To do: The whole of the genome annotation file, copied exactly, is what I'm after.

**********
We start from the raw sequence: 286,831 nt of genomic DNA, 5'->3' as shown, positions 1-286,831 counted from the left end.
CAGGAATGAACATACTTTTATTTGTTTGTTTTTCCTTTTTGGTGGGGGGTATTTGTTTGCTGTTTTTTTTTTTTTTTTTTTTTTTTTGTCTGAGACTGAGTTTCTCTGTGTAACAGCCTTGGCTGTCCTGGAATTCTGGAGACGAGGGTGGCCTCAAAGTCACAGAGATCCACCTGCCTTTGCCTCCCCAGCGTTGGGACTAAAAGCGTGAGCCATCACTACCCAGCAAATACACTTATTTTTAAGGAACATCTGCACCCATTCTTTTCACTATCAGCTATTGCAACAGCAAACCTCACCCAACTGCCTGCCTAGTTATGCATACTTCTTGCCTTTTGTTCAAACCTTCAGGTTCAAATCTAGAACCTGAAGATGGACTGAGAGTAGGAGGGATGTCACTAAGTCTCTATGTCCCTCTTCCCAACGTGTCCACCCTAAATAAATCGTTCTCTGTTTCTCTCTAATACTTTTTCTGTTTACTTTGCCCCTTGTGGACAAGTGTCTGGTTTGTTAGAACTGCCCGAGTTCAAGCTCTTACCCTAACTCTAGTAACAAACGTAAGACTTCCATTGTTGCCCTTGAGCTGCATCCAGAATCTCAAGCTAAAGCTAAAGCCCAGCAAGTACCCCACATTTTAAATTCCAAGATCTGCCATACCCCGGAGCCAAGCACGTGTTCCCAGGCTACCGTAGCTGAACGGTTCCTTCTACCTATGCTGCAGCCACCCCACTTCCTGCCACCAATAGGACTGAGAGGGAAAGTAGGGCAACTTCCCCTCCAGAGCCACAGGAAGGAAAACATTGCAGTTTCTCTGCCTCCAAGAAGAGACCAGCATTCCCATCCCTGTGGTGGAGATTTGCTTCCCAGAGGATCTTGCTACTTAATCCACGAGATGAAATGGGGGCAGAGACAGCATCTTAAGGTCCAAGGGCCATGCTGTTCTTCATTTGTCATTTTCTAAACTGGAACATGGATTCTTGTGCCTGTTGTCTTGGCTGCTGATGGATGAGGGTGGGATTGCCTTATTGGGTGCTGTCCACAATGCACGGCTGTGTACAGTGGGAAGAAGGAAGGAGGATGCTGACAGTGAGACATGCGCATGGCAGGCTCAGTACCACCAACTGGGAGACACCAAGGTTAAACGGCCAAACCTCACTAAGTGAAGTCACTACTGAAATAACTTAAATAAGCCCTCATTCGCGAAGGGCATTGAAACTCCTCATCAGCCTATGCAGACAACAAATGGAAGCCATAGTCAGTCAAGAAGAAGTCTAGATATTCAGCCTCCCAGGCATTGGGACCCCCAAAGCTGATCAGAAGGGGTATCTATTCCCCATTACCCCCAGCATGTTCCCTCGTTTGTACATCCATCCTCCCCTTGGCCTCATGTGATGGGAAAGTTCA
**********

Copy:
We start from the raw sequence: 286,831 nt of genomic DNA, 5'->3' as shown, positions 1-286,831 counted from the left end.
CAGGAATGAACATACTTTTATTTGTTTGTTTTTCCTTTTTGGTGGGGGGTATTTGTTTGCTGTTTTTTTTTTTTTTTTTTTTTTTTTGTCTGAGACTGAGTTTCTCTGTGTAACAGCCTTGGCTGTCCTGGAATTCTGGAGACGAGGGTGGCCTCAAAGTCACAGAGATCCACCTGCCTTTGCCTCCCCAGCGTTGGGACTAAAAGCGTGAGCCATCACTACCCAGCAAATACACTTATTTTTAAGGAACATCTGCACCCATTCTTTTCACTATCAGCTATTGCAACAGCAAACCTCACCCAACTGCCTGCCTAGTTATGCATACTTCTTGCCTTTTGTTCAAACCTTCAGGTTCAAATCTAGAACCTGAAGATGGACTGAGAGTAGGAGGGATGTCACTAAGTCTCTATGTCCCTCTTCCCAACGTGTCCACCCTAAATAAATCGTTCTCTGTTTCTCTCTAATACTTTTTCTGTTTACTTTGCCCCTTGTGGACAAGTGTCTGGTTTGTTAGAACTGCCCGAGTTCAAGCTCTTACCCTAACTCTAGTAACAAACGTAAGACTTCCATTGTTGCCCTTGAGCTGCATCCAGAATCTCAAGCTAAAGCTAAAGCCCAGCAAGTACCCCACATTTTAAATTCCAAGATCTGCCATACCCCGGAGCCAAGCACGTGTTCCCAGGCTACCGTAGCTGAACGGTTCCTTCTACCTATGCTGCAGCCACCCCACTTCCTGCCACCAATAGGACTGAGAGGGAAAGTAGGGCAACTTCCCCTCCAGAGCCACAGGAAGGAAAACATTGCAGTTTCTCTGCCTCCAAGAAGAGACCAGCATTCCCATCCCTGTGGTGGAGATTTGCTTCCCAGAGGATCTTGCTACTTAATCCACGAGATGAAATGGGGGCAGAGACAGCATCTTAAGGTCCAAGGGCCATGCTGTTCTTCATTTGTCATTTTCTAAACTGGAACATGGATTCTTGTGCCTGTTGTCTTGGCTGCTGATGGATGAGGGTGGGATTGCCTTATTGGGTGCTGTCCACAATGCACGGCTGTGTACAGTGGGAAGAAGGAAGGAGGATGCTGACAGTGAGACATGCGCATGGCAGGCTCAGTACCACCAACTGGGAGACACCAAGGTTAAACGGCCAAACCTCACTAAGTGAAGTCACTACTGAAATAACTTAAATAAGCCCTCATTCGCGAAGGGCATTGAAACTCCTCATCAGCCTATGCAGACAACAAATGGAAGCCATAGTCAGTCAAGAAGAAGTCTAGATATTCAGCCTCCCAGGCATTGGGACCCCCAAAGCTGATCAGAAGGGGTATCTATTCCCCATTACCCCCAGCATGTTCCCTCGTTTGTACATCCATCCTCCCCTTGGCCTCATGTGATGGGAAAGTTCA